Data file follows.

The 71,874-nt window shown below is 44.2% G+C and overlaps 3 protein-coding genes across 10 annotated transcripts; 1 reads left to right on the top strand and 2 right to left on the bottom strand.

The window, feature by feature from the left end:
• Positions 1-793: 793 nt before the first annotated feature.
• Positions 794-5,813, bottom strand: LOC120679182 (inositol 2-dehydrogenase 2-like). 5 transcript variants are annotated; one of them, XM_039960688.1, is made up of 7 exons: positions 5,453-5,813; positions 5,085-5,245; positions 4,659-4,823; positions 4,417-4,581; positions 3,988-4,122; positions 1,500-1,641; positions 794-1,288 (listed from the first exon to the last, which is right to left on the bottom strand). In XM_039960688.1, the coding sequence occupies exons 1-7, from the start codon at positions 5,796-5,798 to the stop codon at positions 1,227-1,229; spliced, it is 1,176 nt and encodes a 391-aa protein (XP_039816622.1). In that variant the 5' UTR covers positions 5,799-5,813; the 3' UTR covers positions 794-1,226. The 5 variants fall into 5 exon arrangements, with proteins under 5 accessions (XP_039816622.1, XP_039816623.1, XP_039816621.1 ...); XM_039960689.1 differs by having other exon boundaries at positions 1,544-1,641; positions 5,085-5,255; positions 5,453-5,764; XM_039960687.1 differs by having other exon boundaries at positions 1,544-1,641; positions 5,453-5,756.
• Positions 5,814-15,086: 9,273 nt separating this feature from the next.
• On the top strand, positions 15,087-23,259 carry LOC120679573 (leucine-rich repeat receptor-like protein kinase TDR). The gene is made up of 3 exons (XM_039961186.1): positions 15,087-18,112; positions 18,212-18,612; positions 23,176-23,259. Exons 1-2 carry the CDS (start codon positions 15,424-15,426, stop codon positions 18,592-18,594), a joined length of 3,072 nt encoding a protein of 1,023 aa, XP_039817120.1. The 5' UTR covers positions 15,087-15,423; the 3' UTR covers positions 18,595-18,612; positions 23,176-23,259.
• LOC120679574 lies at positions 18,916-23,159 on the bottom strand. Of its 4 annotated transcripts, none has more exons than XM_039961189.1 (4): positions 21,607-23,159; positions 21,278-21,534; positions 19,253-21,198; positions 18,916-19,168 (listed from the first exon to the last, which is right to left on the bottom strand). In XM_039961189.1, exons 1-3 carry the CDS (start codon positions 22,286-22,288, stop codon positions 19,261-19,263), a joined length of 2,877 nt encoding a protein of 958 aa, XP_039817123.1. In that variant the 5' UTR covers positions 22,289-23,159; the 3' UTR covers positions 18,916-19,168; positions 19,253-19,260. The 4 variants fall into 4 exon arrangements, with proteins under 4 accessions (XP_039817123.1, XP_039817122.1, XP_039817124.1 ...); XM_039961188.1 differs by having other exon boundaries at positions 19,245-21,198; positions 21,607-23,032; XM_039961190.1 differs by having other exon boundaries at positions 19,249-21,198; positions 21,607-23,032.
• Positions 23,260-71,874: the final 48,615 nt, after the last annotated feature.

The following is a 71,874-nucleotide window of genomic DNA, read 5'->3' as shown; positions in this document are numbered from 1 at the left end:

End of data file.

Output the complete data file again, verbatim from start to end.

The 71,874-nt window shown below is 44.2% G+C and overlaps 3 protein-coding genes across 10 annotated transcripts; 1 reads left to right on the top strand and 2 right to left on the bottom strand.

The window, feature by feature from the left end:
• Positions 1-793: 793 nt before the first annotated feature.
• Positions 794-5,813, bottom strand: LOC120679182 (inositol 2-dehydrogenase 2-like). 5 transcript variants are annotated; one of them, XM_039960688.1, is made up of 7 exons: positions 5,453-5,813; positions 5,085-5,245; positions 4,659-4,823; positions 4,417-4,581; positions 3,988-4,122; positions 1,500-1,641; positions 794-1,288 (listed from the first exon to the last, which is right to left on the bottom strand). In XM_039960688.1, the coding sequence occupies exons 1-7, from the start codon at positions 5,796-5,798 to the stop codon at positions 1,227-1,229; spliced, it is 1,176 nt and encodes a 391-aa protein (XP_039816622.1). In that variant the 5' UTR covers positions 5,799-5,813; the 3' UTR covers positions 794-1,226. The 5 variants fall into 5 exon arrangements, with proteins under 5 accessions (XP_039816622.1, XP_039816623.1, XP_039816621.1 ...); XM_039960689.1 differs by having other exon boundaries at positions 1,544-1,641; positions 5,085-5,255; positions 5,453-5,764; XM_039960687.1 differs by having other exon boundaries at positions 1,544-1,641; positions 5,453-5,756.
• Positions 5,814-15,086: 9,273 nt separating this feature from the next.
• On the top strand, positions 15,087-23,259 carry LOC120679573 (leucine-rich repeat receptor-like protein kinase TDR). The gene is made up of 3 exons (XM_039961186.1): positions 15,087-18,112; positions 18,212-18,612; positions 23,176-23,259. Exons 1-2 carry the CDS (start codon positions 15,424-15,426, stop codon positions 18,592-18,594), a joined length of 3,072 nt encoding a protein of 1,023 aa, XP_039817120.1. The 5' UTR covers positions 15,087-15,423; the 3' UTR covers positions 18,595-18,612; positions 23,176-23,259.
• LOC120679574 lies at positions 18,916-23,159 on the bottom strand. Of its 4 annotated transcripts, none has more exons than XM_039961189.1 (4): positions 21,607-23,159; positions 21,278-21,534; positions 19,253-21,198; positions 18,916-19,168 (listed from the first exon to the last, which is right to left on the bottom strand). In XM_039961189.1, exons 1-3 carry the CDS (start codon positions 22,286-22,288, stop codon positions 19,261-19,263), a joined length of 2,877 nt encoding a protein of 958 aa, XP_039817123.1. In that variant the 5' UTR covers positions 22,289-23,159; the 3' UTR covers positions 18,916-19,168; positions 19,253-19,260. The 4 variants fall into 4 exon arrangements, with proteins under 4 accessions (XP_039817123.1, XP_039817122.1, XP_039817124.1 ...); XM_039961188.1 differs by having other exon boundaries at positions 19,245-21,198; positions 21,607-23,032; XM_039961190.1 differs by having other exon boundaries at positions 19,249-21,198; positions 21,607-23,032.
• Positions 23,260-71,874: the final 48,615 nt, after the last annotated feature.

The following is a 71,874-nucleotide window of genomic DNA, read 5'->3' as shown; positions in this document are numbered from 1 at the left end: